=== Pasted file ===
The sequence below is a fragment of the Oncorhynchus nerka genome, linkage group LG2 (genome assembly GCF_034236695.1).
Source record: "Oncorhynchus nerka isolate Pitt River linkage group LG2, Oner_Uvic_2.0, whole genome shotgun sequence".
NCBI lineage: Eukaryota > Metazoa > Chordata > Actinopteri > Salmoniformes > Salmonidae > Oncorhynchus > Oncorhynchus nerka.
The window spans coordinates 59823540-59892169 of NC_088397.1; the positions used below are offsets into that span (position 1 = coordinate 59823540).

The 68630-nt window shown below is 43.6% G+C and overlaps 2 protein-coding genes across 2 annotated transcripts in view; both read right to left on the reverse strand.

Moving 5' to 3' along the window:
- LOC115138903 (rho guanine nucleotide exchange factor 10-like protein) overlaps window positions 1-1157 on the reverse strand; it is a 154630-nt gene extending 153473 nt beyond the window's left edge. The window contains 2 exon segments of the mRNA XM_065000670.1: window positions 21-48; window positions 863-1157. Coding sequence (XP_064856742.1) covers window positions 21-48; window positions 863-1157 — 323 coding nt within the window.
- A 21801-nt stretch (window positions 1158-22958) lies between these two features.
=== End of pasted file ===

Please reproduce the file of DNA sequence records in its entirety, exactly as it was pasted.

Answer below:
The sequence below is a fragment of the Oncorhynchus nerka genome, linkage group LG2 (genome assembly GCF_034236695.1).
Source record: "Oncorhynchus nerka isolate Pitt River linkage group LG2, Oner_Uvic_2.0, whole genome shotgun sequence".
NCBI lineage: Eukaryota > Metazoa > Chordata > Actinopteri > Salmoniformes > Salmonidae > Oncorhynchus > Oncorhynchus nerka.
The window spans coordinates 59823540-59892169 of NC_088397.1; the positions used below are offsets into that span (position 1 = coordinate 59823540).

The 68630-nt window shown below is 43.6% G+C and overlaps 2 protein-coding genes across 2 annotated transcripts in view; both read right to left on the reverse strand.

Moving 5' to 3' along the window:
- LOC115138903 (rho guanine nucleotide exchange factor 10-like protein) overlaps window positions 1-1157 on the reverse strand; it is a 154630-nt gene extending 153473 nt beyond the window's left edge. The window contains 2 exon segments of the mRNA XM_065000670.1: window positions 21-48; window positions 863-1157. Coding sequence (XP_064856742.1) covers window positions 21-48; window positions 863-1157 — 323 coding nt within the window.
- A 21801-nt stretch (window positions 1158-22958) lies between these two features.